So screw you Madasafish! Screw you Harry Enfield! And screw you Broadcast Acceptance Clearance Centre! You're all a bunch of contemptible, soulless fucks willing to shit on the memory of a great man in order to line your already over-stuffed pockets.

4 Comments:

Anonymous Anonymous said...

Not having a television, I don't know what you're talking about. I haven't seen these adverts, and don't know what Madasafish has done, and am not inclined to search to find out. While I agree with the general thrust of your views on advertising and the use of images, I cannot fail to notice how I remain unaffected because I haven't seen these usages of images. Outrage is lessened when simply not involved, when you just read books and have plans to hardly look at the internet any more, your blog excepted.

I can't help thinking that we must ourselves take responsibility for our collusion with mass media when we tacitly agree to the beaming of these images into our living rooms.

Joel

18/1/05 01:17  
Blogger Jim Bliss said...

I agree with you up to a point Joel.

The Apple 'Einstein' advert, for example, was primarily a poster campaign. I can remember when it was running, every day on my way to work I had to pass a big billboard with Einstein trying to sell me a fricking computer! And that's just one example.

I'm not sure we can escape 'participation' in mass-media, short of moving somewhere very isolated. Of course there are degrees to which we are 'involved', but I think it's dangerous to switch off the TV, limit your web browsing and believe you're achieving a genuine liberation.

In fact, I tend to believe that billboards are the most insidious and sinister of all mass-marketing media. People know (well, most people) when the ads come on TV. On the streets and in the tubes, on the other hand, I get the feeling that most people (myself included on occasion, despite my neurotic obsession with the issue) are often unconscious of when they are being advertised at.

And when your very environment becomes the medium being used to manipulate your emotions for commercial gain, it must be having a far greater effect than that box in the corner of the room, which we know is trying to sell us crap.

18/1/05 02:55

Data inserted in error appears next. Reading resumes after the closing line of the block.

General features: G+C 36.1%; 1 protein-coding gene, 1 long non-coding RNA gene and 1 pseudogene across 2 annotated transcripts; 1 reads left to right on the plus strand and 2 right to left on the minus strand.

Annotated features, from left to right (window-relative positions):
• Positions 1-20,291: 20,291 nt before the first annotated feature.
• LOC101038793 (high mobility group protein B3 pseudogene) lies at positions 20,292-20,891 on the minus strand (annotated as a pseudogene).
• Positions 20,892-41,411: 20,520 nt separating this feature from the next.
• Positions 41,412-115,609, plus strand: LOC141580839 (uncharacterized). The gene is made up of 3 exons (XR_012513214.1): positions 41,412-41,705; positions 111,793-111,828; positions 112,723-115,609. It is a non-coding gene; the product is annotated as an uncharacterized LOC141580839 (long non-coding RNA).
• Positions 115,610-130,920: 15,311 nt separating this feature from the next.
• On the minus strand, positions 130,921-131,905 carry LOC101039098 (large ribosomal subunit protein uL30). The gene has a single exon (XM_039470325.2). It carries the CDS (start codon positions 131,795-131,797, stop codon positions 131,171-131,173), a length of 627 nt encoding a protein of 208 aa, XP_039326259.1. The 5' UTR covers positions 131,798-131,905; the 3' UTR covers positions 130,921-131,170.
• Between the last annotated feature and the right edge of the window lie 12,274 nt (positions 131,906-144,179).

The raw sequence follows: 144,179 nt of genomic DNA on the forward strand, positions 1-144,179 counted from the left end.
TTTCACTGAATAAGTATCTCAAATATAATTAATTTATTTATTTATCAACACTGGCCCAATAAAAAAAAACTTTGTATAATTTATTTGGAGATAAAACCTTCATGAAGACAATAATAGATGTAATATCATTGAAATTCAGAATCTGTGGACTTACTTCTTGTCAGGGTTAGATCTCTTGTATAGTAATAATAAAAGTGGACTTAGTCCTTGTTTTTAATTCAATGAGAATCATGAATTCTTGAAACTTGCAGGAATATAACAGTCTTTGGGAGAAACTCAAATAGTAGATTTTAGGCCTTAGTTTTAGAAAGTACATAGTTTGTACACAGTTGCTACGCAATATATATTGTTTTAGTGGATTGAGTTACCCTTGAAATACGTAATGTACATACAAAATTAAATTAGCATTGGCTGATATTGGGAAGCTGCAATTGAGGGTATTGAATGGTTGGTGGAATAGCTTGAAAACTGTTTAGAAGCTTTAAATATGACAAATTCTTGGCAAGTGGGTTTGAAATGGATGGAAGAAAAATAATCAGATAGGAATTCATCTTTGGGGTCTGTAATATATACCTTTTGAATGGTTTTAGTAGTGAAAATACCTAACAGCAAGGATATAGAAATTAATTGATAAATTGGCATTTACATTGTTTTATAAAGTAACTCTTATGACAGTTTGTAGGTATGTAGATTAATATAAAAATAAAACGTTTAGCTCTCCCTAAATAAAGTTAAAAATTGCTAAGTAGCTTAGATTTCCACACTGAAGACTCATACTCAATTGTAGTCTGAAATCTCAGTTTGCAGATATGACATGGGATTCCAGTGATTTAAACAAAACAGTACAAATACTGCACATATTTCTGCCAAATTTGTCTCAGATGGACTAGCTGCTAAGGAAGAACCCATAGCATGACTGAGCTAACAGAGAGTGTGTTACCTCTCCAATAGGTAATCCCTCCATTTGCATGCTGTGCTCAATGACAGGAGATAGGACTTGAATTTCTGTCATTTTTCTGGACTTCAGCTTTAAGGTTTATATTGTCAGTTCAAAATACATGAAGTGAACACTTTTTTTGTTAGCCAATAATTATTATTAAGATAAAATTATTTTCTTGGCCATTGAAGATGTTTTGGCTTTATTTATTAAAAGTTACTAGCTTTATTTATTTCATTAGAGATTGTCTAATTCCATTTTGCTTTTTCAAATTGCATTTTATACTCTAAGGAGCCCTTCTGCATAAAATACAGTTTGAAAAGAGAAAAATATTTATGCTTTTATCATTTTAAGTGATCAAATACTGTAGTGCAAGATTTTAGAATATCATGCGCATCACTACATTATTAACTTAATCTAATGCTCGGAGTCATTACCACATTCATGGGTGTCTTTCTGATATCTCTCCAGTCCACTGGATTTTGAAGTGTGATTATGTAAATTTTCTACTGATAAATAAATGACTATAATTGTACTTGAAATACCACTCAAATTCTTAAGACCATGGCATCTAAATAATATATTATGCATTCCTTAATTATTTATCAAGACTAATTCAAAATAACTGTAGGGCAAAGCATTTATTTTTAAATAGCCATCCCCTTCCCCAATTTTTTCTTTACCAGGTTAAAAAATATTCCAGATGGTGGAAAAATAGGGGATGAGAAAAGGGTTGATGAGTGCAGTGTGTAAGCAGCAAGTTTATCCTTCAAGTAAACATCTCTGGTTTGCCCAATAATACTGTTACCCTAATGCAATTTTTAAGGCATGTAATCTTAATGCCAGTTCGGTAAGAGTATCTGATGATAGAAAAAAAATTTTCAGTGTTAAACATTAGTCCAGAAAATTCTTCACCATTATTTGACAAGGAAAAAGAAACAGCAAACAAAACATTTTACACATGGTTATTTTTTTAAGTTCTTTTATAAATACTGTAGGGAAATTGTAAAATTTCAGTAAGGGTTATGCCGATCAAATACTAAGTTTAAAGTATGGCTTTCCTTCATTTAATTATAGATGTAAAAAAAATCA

Anonymous Anonymous said...

I'm not talking about switching off TV, I'm talking about getting rid of TV altogether. Liberation comes softly, slowly, as the sum total of our small decisions and choices. The very idea of liberation can become oppressive of course, that's why I no longer have it as a goal. My goal is simplicity, fewer possessions, to be creative, things like this. Liberation isn't a goal for me, it is a by-product of living more in the way I want to, part of which means no longer buying into the things I have decided to reject, no longer colluding. That may indeed in the end involve living in wild places, but we all have our own pace. Yes, my eye catches billboards, but much of the time these days I don't even raise my head. I'm not trying to live by anyone's standards but my own. Sometimes the farcical nature of mass media intrudes, but it is a quickly passing matter. Live in a city you expect the shit and pollution to wash up there. I just gradually move up river in my inner life and these distractions have less to catch on. Nothing much has to be seriously addressed. Mass protest doesn't work. The only thing that works is the individual's decision to have nothing much to do with it any more. We put it off all the time, but the collective force of small personal decisions is the only thing that changes the world.

Joel

18/1/05 05:03  
Anonymous Anonymous said...

Disappointing but not that surprising I guess. It's a bit like musicians who've not realised that selling their music via a record label can often lead to it appearing in a commercial selling x y or z with no abilty on their part to say no.

And then there's Dennis Hopper and Easy Rider selling cars.

Still, Fry is going to be the voice of the Hitch Hiker's Guide...

Tango-Mango

21/1/05 21:14